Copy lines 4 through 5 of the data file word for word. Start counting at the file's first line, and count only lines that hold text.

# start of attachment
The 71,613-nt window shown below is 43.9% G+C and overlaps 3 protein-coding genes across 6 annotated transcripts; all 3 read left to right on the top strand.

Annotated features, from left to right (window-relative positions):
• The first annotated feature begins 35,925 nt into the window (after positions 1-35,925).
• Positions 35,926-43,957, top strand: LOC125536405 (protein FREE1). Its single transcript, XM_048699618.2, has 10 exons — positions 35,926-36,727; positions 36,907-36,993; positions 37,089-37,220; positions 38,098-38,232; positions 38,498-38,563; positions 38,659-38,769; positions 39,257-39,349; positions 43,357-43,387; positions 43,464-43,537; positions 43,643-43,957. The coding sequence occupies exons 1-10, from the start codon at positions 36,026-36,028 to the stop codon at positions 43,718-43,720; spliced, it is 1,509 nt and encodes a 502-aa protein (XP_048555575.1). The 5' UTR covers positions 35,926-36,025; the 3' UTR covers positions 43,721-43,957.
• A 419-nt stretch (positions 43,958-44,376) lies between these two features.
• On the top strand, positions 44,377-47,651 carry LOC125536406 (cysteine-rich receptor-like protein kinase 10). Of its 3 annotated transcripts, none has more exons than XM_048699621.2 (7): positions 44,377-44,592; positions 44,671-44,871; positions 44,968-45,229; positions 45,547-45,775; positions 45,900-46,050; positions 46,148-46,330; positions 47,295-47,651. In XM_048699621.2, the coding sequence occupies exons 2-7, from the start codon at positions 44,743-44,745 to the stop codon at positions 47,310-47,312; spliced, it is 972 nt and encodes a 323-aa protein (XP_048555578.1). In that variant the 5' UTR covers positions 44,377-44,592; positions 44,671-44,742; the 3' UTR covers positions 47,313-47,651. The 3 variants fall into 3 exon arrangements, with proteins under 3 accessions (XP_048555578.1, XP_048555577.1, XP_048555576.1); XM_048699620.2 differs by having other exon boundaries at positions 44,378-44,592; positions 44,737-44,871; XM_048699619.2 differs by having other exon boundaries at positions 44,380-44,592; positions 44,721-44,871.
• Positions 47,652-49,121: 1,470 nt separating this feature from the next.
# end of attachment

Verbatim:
• Positions 35,926-43,957, top strand: LOC125536405 (protein FREE1). Its single transcript, XM_048699618.2, has 10 exons — positions 35,926-36,727; positions 36,907-36,993; positions 37,089-37,220; positions 38,098-38,232; positions 38,498-38,563; positions 38,659-38,769; positions 39,257-39,349; positions 43,357-43,387; positions 43,464-43,537; positions 43,643-43,957. The coding sequence occupies exons 1-10, from the start codon at positions 36,026-36,028 to the stop codon at positions 43,718-43,720; spliced, it is 1,509 nt and encodes a 502-aa protein (XP_048555575.1). The 5' UTR covers positions 35,926-36,025; the 3' UTR covers positions 43,721-43,957.
• A 419-nt stretch (positions 43,958-44,376) lies between these two features.